In India the highest concentration of manganese is found in the Dharwar system of rocks. The richly manganiferous faces of this system-the Gondi and Obdurate series contain enormous aggregates of manganese ores such as psilomelane, braunite, pyrolusite, hollandite, etc. Of these the first two form nearly 90 per cent of the ore masses.
These mainly belong to the syngenetic type of ore bodies, i.e. those which were formed contemporaneously with the enclosing rock, while the last belong to the epigenetic class of ores, i.e., those formed by a process of concentration at a later date. Manganese deposits are connected with the intrusive rock, Kodurite (a basic plutonic rock); elastic sediments of the Gondite rocks; and lateritic deposits due to metasomatic surface replacement of Dharwar slates and schists.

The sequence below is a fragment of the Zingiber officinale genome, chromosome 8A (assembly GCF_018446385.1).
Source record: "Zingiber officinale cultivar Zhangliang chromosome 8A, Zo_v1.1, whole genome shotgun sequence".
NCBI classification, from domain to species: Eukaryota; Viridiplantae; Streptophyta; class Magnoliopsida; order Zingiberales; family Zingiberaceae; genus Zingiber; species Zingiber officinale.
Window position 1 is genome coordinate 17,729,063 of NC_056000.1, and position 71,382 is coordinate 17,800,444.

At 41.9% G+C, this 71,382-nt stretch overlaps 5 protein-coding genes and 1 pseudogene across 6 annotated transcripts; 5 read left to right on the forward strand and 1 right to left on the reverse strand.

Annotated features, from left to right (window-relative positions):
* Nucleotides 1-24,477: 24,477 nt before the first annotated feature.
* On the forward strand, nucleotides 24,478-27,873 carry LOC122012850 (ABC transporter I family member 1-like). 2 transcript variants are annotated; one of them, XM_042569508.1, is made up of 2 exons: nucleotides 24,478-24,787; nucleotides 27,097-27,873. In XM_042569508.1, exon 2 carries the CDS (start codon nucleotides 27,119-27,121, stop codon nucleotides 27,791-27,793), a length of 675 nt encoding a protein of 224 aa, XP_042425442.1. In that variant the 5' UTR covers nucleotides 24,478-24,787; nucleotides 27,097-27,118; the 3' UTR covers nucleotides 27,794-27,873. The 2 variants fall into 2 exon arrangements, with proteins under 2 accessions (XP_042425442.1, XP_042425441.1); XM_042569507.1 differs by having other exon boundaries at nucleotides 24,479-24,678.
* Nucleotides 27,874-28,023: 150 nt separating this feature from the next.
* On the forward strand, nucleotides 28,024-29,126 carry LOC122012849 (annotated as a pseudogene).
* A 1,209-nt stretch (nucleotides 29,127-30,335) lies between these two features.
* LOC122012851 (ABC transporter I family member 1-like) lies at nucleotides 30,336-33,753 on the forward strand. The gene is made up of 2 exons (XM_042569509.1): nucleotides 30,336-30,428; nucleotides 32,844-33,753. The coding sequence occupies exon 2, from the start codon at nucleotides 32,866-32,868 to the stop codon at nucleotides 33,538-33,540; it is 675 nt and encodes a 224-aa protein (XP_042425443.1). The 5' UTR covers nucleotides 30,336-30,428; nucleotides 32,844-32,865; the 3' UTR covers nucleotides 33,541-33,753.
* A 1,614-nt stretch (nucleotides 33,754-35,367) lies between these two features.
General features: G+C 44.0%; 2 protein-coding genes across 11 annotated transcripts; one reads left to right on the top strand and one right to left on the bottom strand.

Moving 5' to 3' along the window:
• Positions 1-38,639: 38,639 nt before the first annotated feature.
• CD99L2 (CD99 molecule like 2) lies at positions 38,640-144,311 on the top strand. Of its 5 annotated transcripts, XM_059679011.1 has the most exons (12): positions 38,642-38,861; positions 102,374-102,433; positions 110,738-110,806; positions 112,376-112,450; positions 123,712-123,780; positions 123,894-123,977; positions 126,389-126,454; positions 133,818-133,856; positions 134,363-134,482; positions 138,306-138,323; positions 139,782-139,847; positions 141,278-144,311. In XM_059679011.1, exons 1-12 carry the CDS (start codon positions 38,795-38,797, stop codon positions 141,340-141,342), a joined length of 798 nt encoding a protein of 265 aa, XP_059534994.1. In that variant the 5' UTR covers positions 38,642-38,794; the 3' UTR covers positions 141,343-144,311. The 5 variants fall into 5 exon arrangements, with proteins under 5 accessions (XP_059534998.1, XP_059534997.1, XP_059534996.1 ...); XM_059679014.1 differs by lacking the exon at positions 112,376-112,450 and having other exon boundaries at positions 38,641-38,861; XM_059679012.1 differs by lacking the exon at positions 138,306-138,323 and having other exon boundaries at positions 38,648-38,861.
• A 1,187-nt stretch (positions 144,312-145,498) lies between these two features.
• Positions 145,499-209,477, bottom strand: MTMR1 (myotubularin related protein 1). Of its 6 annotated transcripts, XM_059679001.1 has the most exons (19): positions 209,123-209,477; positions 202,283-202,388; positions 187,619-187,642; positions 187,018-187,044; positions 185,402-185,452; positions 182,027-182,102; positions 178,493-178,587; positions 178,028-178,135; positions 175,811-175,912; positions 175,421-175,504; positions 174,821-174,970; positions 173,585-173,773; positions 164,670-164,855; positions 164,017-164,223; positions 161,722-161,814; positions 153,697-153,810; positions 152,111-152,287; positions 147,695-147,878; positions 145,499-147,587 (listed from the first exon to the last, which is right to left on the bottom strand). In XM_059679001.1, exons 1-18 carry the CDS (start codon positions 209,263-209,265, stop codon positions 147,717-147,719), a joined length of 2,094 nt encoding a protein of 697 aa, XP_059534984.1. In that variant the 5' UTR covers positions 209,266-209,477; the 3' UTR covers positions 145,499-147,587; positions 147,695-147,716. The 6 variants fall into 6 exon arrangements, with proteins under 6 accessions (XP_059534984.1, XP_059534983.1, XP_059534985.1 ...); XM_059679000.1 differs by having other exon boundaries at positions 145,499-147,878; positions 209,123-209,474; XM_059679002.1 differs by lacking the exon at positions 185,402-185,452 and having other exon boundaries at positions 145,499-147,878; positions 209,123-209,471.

Psilomelane (Mn2Oj, BaO, H20) and braunite (Mn203) ores account for over 90 per cent of the total reserves of manganese in the country. Pyrolusite (Mn02) and cryptomelane are other important ores.
Manganese ores are termed differently depending upon the percentage of manganese content. Ores with 40 to 60 per cent of manganese are classed as manganese ore; with 10 to 30 per cent of iron (and 10 to 40 per cent of manganese) as ferruginous manganese; with iron 40 per cent and manganese from 5 to 10 per cent as manganiferous iron; and iron more than 50 per cent but manganese less than 5 per cent as iron ore.